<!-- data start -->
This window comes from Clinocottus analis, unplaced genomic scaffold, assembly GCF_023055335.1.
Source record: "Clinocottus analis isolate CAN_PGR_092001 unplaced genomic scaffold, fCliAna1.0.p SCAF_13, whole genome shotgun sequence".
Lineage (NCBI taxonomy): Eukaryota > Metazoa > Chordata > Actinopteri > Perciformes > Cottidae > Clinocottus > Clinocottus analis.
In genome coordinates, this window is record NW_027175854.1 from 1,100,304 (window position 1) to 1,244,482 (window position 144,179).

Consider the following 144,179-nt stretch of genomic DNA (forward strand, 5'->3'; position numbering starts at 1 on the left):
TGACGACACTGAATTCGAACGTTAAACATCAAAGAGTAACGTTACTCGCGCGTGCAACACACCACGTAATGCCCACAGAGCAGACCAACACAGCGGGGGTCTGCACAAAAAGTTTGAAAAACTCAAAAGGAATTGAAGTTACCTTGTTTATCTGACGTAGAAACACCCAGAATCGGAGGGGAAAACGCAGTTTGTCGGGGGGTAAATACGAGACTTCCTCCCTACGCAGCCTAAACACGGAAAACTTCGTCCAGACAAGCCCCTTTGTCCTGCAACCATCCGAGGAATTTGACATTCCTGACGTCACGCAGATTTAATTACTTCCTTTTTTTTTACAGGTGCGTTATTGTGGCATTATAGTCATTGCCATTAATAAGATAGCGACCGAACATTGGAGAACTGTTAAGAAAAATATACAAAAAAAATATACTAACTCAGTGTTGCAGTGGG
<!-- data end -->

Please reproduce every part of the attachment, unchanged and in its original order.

This window comes from Clinocottus analis, unplaced genomic scaffold, assembly GCF_023055335.1.
Source record: "Clinocottus analis isolate CAN_PGR_092001 unplaced genomic scaffold, fCliAna1.0.p SCAF_13, whole genome shotgun sequence".
Lineage (NCBI taxonomy): Eukaryota > Metazoa > Chordata > Actinopteri > Perciformes > Cottidae > Clinocottus > Clinocottus analis.
In genome coordinates, this window is record NW_027175854.1 from 1,100,304 (window position 1) to 1,244,482 (window position 144,179).

Consider the following 144,179-nt stretch of genomic DNA (forward strand, 5'->3'; position numbering starts at 1 on the left):
TGACGACACTGAATTCGAACGTTAAACATCAAAGAGTAACGTTACTCGCGCGTGCAACACACCACGTAATGCCCACAGAGCAGACCAACACAGCGGGGGTCTGCACAAAAAGTTTGAAAAACTCAAAAGGAATTGAAGTTACCTTGTTTATCTGACGTAGAAACACCCAGAATCGGAGGGGAAAACGCAGTTTGTCGGGGGGTAAATACGAGACTTCCTCCCTACGCAGCCTAAACACGGAAAACTTCGTCCAGACAAGCCCCTTTGTCCTGCAACCATCCGAGGAATTTGACATTCCTGACGTCACGCAGATTTAATTACTTCCTTTTTTTTTACAGGTGCGTTATTGTGGCATTATAGTCATTGCCATTAATAAGATAGCGACCGAACATTGGAGAACTGTTAAGAAAAATATACAAAAAAAATATACTAACTCAGTGTTGCAGTGGG